Athanasius Parios (1721/1722–1813) received instruction in the “common letters” (β through μ) on Paros, then went to the school in Smyrna that later came to be known as the “Evangeliki School.” What Athanasius called it, my sources do not say. He studied there for six years, then moved on to the Athonias Academy on Athos*, studying under names that my sources thought merited dropping. While there he got caught up in the Kollyvades movement, monks opposed to the Enlightenment teachings drifting down from that Europe place, which they considered “unwarranted innovations.” In particular the Kollyvades favored frequent communion and unceasing prayer of the heart, and opposed memorial services on Sundays. My sources do not mention how they felt about tofu.
Unfortunately, the unwarranted innovators had the upper hand. They also had a mean right hook, and managed to get Athanasius condemned as a heretic, defrocked, and excommunicated. Five years later, he pleaded his case before the new patriarch, and was reinstated, refrocked, and recommunicated. Later he moved to Chios to become headmaster of the gymnasium, teaching logic, rhetoric, metaphysics, and theology. He “revived the art of eloquent speech” there, leading one to wonder just how people were talking.
Athanasius was a prodigious writer on theological topics and the lives of saints, as well as a hymnographer, although none of my sources supplied any of his hymns. He retired from teaching at age 90 and moved to the cell of St. George the Refston, where he passed away the next year. The only references I could find to George the Refston were in biographies of Athanasius, so I can’t tell you who he was. I assume he had a nice cell, though.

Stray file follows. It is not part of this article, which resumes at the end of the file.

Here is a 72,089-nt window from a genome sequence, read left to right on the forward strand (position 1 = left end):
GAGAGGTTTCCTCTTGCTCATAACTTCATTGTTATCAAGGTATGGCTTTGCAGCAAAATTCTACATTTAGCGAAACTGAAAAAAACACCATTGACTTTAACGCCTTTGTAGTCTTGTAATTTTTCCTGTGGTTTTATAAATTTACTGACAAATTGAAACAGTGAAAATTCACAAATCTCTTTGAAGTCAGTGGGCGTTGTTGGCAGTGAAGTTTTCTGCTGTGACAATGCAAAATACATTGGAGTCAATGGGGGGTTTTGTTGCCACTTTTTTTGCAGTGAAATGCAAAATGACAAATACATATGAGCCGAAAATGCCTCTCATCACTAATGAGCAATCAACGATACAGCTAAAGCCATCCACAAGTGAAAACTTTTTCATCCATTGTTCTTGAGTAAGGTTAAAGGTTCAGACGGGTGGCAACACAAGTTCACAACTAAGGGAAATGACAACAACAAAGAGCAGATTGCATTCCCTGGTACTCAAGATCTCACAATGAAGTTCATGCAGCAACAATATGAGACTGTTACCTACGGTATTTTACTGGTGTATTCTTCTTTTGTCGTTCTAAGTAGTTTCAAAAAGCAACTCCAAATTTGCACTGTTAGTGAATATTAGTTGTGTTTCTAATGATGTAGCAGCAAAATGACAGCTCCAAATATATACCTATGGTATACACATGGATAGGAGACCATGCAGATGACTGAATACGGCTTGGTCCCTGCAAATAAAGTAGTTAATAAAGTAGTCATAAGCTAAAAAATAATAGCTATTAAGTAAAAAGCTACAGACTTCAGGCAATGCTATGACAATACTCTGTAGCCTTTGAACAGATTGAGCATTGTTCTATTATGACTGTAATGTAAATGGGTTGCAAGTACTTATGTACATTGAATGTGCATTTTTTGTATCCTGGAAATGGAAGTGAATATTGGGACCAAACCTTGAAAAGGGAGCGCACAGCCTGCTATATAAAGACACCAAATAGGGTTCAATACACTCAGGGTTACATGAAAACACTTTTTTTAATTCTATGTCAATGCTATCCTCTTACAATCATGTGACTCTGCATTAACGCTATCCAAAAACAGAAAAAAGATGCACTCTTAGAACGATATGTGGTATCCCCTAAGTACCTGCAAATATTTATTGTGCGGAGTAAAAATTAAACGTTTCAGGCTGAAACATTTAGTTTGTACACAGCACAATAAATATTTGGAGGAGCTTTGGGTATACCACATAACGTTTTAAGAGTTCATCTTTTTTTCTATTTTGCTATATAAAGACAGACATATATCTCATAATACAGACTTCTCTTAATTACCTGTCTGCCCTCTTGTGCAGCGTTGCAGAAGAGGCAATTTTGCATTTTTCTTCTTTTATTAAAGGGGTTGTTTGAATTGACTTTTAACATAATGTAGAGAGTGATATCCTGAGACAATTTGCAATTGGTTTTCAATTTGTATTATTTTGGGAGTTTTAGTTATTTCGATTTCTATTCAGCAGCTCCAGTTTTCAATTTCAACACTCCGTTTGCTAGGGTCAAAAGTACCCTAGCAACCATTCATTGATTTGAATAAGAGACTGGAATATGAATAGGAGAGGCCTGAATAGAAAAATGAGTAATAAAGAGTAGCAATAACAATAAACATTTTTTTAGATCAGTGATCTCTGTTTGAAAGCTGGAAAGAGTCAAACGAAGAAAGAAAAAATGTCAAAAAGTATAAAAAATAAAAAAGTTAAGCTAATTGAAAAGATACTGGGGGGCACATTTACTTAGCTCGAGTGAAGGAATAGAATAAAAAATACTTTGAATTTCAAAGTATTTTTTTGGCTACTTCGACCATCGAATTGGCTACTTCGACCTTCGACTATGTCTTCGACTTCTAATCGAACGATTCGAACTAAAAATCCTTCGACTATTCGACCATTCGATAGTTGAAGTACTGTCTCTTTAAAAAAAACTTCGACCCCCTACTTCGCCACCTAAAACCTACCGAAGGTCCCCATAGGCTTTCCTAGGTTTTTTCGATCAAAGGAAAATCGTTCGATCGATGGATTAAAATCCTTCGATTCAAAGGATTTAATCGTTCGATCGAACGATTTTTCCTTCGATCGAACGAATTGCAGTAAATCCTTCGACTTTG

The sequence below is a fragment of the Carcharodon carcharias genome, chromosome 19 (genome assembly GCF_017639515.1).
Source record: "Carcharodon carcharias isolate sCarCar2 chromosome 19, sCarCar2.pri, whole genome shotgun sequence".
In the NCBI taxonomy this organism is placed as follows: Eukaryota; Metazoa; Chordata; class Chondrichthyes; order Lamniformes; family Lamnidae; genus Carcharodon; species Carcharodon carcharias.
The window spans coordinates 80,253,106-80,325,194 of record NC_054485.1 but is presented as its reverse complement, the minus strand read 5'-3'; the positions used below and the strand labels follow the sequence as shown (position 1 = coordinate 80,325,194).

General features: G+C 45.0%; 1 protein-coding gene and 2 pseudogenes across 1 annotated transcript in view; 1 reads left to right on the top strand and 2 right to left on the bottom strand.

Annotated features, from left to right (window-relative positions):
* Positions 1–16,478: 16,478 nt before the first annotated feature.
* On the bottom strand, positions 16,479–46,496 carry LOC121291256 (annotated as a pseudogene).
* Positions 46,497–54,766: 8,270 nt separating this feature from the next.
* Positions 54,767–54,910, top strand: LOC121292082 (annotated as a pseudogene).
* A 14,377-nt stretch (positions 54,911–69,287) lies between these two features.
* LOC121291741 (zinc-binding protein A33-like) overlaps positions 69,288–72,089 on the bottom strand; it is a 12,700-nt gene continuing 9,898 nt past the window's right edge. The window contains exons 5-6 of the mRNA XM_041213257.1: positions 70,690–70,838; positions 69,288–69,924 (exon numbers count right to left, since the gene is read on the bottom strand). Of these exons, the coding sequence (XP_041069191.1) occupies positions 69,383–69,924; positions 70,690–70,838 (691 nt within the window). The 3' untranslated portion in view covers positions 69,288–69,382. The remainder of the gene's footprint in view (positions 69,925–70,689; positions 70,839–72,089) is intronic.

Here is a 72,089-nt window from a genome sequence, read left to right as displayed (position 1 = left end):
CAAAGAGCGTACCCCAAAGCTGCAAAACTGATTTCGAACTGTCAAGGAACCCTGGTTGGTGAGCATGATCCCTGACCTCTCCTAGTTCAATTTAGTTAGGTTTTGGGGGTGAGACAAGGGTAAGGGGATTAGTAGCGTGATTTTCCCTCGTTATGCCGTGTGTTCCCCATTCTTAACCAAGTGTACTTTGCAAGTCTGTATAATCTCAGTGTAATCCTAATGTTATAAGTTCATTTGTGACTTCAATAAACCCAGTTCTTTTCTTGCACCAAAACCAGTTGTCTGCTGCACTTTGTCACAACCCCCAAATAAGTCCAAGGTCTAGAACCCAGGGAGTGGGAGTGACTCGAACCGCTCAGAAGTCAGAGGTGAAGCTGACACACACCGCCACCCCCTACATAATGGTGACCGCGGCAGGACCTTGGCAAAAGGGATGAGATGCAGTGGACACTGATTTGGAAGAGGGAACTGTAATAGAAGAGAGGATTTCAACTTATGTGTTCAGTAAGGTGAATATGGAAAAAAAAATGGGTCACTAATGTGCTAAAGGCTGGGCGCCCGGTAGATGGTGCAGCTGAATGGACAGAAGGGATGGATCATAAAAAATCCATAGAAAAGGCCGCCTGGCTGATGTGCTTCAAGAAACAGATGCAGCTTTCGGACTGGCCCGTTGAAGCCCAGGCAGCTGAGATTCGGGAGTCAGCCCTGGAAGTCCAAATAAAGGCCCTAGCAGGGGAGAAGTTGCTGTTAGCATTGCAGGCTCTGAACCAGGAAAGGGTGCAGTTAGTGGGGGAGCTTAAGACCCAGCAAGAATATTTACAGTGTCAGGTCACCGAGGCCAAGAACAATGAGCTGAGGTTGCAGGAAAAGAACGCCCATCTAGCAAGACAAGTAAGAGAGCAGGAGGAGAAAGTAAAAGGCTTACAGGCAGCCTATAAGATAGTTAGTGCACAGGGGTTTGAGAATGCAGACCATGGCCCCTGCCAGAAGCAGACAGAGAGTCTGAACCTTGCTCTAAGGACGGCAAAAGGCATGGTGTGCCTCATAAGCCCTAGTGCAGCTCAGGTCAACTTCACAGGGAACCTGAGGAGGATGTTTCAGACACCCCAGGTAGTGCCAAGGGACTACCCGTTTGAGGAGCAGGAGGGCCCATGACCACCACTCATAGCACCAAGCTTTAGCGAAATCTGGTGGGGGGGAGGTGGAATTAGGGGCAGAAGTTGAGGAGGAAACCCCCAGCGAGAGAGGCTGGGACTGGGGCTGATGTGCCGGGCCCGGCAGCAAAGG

Bartholomew of Farne (d. 1193) was born with the name “Tostig,” which worked swell in Norway, but when his family moved to England, he got so much grief from his peers he changed it to “William.” He had a “dissolute” youth, then wandered Europe for some years to avoid an arranged marriage. While wandering he had a conversion experience and returned to Norway, where he was priested.
He then went back to England and was monkified at the Benedictine monastery at Durham, where he found the name “Bartholomew” unattended and nabbed it when nobody was looking. A vision of St. Cuthbert convinced him he needed to move to Cuthbert’s cell on Inner Farne Island. When he got there, he was greeted by Brother Ebwin, who was not at all pleased to have company. He did his best to pester Bartholomew into leaving, but when it became clear that wasn’t going to happen, he left himself. Later a certain Thomas came from Durham to the island, but he got along with Bartholomew about as well as Ebwin had. He particularly objected to Bart’s diet (he ate too little), and charged him with being a hypocrite. That was one too many for Bartholomew, who packed his bags and caught the next coracle home. Thomas came back at some point and apologized until he was hoarse, but Bart wouldn’t hear it. After a year of this, the bishop ordered them to make up and return to the island, which they did. Bartholomew died and was buried on Farne.
We end with a sweet story. Once one of the many seabirds on the island came to Bartholomew and tugged at the hem of his cloak with her beak. Bart stood up, thinking he was sitting on her nest. But the bird tugged again, then waddled off, looking over her shoulder. So he followed her to the cliffside, where the mother bird pointed with her bill to a cleft in the rock. Bartholomew carefully climbed up, and saw that there was a baby bird stuck there. He gently lifted it and carried it back to its mama, who was ecstatic. As she swam out into the sea with her babies, Bartholomew, dumb with amazement, walked back to his cell.